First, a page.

name = "worker",
    srcs = ["MyWorker.Java"],

This creates the "worker" label, which refers to the worker binary. You'll then define a rule that uses the worker. This rule should define an attribute that refers to the worker binary.

If the worker binary you built is in a package named "work", which is at the top level of the build, this might be the attribute definition:

"worker": attr.label(
    default = Label("//work:worker"),
    executable = True,
    cfg = "exec",

cfg = "exec" indicates that the worker should be built to run on your execution platform rather than on the target platform (i.e., the worker is used as tool during the build).

Work action requirements

The rule that uses the worker creates actions for the worker to perform. These actions have a couple of requirements.

  • The "arguments" field. This takes a list of strings, all but the last of which are arguments passed to the worker upon startup. The last element in the "arguments" list is a flag-file (@-preceded) argument. Workers read the arguments from the specified flagfile on a per-WorkRequest basis. Your rule can write non-startup arguments for the worker to this flagfile.

  • The "execution-requirements" field, which takes a dictionary containing "supports-workers" : "1", "supports-multiplex-workers" : "1", or both.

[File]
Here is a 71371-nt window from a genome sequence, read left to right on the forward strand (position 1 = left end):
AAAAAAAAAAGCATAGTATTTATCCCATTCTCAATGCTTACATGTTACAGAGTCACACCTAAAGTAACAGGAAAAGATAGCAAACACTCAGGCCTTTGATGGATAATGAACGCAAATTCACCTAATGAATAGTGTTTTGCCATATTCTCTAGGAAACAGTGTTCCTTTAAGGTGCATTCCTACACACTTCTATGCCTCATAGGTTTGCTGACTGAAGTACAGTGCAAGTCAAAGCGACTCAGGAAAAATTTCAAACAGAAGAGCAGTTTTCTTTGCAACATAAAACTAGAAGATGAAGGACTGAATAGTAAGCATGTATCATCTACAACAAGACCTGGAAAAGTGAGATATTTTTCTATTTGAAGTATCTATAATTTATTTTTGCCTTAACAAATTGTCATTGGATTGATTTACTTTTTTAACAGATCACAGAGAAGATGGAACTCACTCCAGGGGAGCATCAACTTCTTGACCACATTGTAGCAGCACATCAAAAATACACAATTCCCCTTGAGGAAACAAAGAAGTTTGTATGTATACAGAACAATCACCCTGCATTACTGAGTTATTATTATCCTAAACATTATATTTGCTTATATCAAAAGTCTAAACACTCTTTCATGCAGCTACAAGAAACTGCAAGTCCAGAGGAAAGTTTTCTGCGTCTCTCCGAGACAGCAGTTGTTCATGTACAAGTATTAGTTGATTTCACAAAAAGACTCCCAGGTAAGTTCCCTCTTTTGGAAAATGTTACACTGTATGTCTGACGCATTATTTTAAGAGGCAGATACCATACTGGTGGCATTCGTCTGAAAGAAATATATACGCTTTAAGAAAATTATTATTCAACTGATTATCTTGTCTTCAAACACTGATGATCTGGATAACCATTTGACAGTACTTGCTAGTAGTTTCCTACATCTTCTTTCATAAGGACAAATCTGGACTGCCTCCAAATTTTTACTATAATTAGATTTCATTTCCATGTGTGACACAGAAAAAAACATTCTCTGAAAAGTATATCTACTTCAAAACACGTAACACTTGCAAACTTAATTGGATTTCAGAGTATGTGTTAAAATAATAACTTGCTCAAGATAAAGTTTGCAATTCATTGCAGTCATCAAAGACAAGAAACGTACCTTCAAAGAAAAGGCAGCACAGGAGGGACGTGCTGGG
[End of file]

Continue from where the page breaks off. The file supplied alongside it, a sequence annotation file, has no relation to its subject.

The "arguments" and "execution-requirements" fields are required for all actions sent to workers. Additionally, actions that should be executed by JSON workers need to include "requires-worker-protocol" : "json" in the execution requirements field. "requires-worker-protocol" : "proto" is also a valid execution requirement, though it’s not required for proto workers, since they are the default.

    You can also set a worker-key-mnemonic in the execution requirements. This may be useful if you're reusing the executable for multiple action types and want to distinguish actions by this worker.

  • Temporary files generated in the course of the action should be saved to the worker's directory. This enables sandboxing.

Assuming a rule definition with "worker" attribute described above, in addition to a "srcs" attribute representing the inputs, an "output" attribute representing the outputs, and an "args" attribute representing the worker startup args, the call to might be:
    "supports-workers" : "1",
    "requires-worker-protocol" : "json"},
  arguments=ctx.attr.args + ["@flagfile"]

For another example, see Implementing persistent workers.


The Bazel code base uses Java compiler workers, in addition to an example JSON worker that is used in our integration tests.

You can use their scaffolding to make any Java-based tool into a worker by passing in the correct callback.

For an example of a rule that uses a worker, take a look at Bazel's worker integration test.

External contributors have implemented workers in a variety of languages; take a look at Polyglot implementations of Bazel persistent workers. You can find many more examples on GitHub!